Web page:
New year, new plans

With nearly three months of 2023 already gone, it’s probably too late to wish you all a Happy New Year, but I sincerely hope that your year is off to a good start.

The last few months have had me literally tied up in a sling: in mid-January I went into hospital for (much needed, but delayed) shoulder reconstruction. I am recuperating well, however the sling tended to get in the way of much keyboard-based work for the first 6-8 weeks of rehabilitation. Typing a blog with the fingers of one hand is a bit tedious and takes forever. I am well on the mend but it will be a long process before I have full use/strength back — likely six months at least.

On the book front we have exciting news.

BETRAYED is finally available in the UK and Europe through my publisher Hachette’s export program. I am already beginning to hear from UK readers who had ordered it (in the expectation of an early December release) who have now got their copy. Unfortunately, post-COVID global supply chain issues affecting us all delayed the book’s shipment to, and arrival in the UK, and then its distribution to bookstores.

But I understand it’s now available through independents, Waterstones, Blackwell’s, Foyles and of course, To tie in with the book’s UK release, I will be attending the London Book Fair from 18-20 April.

I am also exploring book readings further afield so keep your eyes peeled to my website and socials for dates/locations.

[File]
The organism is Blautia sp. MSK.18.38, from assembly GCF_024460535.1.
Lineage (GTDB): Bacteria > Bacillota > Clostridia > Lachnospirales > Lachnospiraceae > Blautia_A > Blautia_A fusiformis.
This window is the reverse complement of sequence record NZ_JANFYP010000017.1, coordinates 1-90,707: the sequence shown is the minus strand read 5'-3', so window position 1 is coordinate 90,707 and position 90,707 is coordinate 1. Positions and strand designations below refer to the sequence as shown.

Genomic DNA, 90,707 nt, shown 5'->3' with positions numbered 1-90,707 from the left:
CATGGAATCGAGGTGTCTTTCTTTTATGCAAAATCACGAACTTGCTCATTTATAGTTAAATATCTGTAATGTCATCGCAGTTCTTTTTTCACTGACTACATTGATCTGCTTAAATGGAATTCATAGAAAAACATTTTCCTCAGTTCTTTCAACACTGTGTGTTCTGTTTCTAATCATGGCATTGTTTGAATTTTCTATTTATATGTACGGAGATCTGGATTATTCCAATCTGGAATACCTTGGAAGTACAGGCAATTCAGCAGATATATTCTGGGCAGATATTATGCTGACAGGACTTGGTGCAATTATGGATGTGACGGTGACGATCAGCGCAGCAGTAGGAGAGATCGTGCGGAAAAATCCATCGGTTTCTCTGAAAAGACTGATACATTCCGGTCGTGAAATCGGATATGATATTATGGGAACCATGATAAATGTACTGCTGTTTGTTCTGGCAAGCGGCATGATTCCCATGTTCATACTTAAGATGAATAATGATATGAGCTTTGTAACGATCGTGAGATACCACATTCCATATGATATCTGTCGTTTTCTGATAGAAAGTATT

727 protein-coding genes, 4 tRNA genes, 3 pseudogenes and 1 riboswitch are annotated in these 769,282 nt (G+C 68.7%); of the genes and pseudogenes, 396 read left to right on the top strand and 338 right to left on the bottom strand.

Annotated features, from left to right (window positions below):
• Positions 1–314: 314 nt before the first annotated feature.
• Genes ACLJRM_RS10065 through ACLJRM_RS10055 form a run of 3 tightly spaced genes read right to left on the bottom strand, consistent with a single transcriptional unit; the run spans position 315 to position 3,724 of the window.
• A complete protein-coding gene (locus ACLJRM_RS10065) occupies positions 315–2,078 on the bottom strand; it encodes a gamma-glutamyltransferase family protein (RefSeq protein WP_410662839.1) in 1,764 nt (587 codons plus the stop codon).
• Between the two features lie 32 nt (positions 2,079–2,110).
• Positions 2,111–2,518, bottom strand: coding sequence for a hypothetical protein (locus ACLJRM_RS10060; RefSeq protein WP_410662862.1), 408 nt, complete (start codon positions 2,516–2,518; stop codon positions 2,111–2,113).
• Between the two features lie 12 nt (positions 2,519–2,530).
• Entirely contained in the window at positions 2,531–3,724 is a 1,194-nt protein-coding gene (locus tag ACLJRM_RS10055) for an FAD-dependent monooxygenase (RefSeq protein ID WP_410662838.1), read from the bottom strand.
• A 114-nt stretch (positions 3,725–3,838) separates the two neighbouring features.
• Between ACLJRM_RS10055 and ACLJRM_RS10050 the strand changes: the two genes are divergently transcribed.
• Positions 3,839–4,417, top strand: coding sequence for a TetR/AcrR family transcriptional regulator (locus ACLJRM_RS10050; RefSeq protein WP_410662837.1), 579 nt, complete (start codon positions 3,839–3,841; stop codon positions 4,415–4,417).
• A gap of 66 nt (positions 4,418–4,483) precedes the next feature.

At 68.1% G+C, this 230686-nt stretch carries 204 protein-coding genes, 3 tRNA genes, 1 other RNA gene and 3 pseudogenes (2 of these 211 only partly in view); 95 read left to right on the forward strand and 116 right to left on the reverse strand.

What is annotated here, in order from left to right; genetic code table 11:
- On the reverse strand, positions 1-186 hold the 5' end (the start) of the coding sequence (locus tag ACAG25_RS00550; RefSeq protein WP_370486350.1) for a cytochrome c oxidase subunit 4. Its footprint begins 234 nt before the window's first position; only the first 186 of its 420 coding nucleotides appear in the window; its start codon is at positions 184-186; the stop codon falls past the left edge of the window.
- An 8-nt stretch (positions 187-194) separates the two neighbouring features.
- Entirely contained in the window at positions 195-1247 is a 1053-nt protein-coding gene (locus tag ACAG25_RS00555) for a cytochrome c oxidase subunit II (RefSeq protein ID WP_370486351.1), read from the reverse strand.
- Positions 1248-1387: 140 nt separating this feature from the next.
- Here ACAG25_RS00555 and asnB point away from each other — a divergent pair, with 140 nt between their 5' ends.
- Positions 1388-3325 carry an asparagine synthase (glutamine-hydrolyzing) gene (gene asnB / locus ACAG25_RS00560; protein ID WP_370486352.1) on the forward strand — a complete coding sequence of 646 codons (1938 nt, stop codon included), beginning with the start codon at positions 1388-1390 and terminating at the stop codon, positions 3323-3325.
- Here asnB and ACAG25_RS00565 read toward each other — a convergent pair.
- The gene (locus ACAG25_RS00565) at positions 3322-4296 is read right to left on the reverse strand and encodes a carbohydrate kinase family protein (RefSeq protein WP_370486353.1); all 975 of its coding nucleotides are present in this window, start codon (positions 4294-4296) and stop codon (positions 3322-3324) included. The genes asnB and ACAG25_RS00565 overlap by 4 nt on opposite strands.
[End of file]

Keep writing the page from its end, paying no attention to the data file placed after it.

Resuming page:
Naturally, I am hoping to help expose the story to a much wider readership base in the UK and Europe. More recently, an Australian magazine — That’s Life — published a two-page story about BETRAYED, dubbing the women “Drug Run Nannas”. Where do they come up with these names?!

Some of you might remember one of the more minor details of the drug grannies’ preparations before they set off from Stuttgart was when Toddie and her nephew Vern travelled to London to obtain a Carnet de Passage (the document which facilitated the camper van’s movements into/out of countries, crossing borders and securing custom clearance). A trip to the UK was never part of the women’s plans, but for Toddie, it was an exciting opportunity to see the sights and take a short trip aboard a double decker bus in the capital while Vern went about his business.

The women were blissfully unaware of the ever present danger of the increasing instances of drug smuggling operations masquerading as “innocent” tourists on the Hippie Trail. Unrelated to these smuggling operations but certainly mirroring the route taken were at least 32 operators who arranged bus trips between the UK and India (starting with the ‘Indiaman‘ in 1957). These included the Waltzing Matilda, Topdeck Travel, Swagman Tour’s Asian Greyhound, Tentrek Expeditions, King Kong, Crazy Bus, Penn Overland, the Magic Bus and No Sweat Overland Tours. Vehicles varied from double decker buses to converted fire engines and typically took 20 days each way. Penn Travel had a “Marco Polo Tour” route that ran from London to Kathmandu over 72 days. 

If you’re interested, there’s a terrific Facebook group called 60’s, 70’s & 80’s Trails to India and Beyond with plenty of pix and stories from those who travelled the route all those years ago. I keep a close watch on any new posts in case someone has a photo encountering Toddie and Beezie on their journey.

Keep your eyes on the blog and social media for updates. If you are signed up to my emails, you will be among the first to know where I will be and when.

There are still lots of lovely reviews and feedback from readers coming in from around the world. Many have been sending me tips and unknown material about the drug grannies — some relevant, some very distantly associated, but it all helps to tie up many loose ends.

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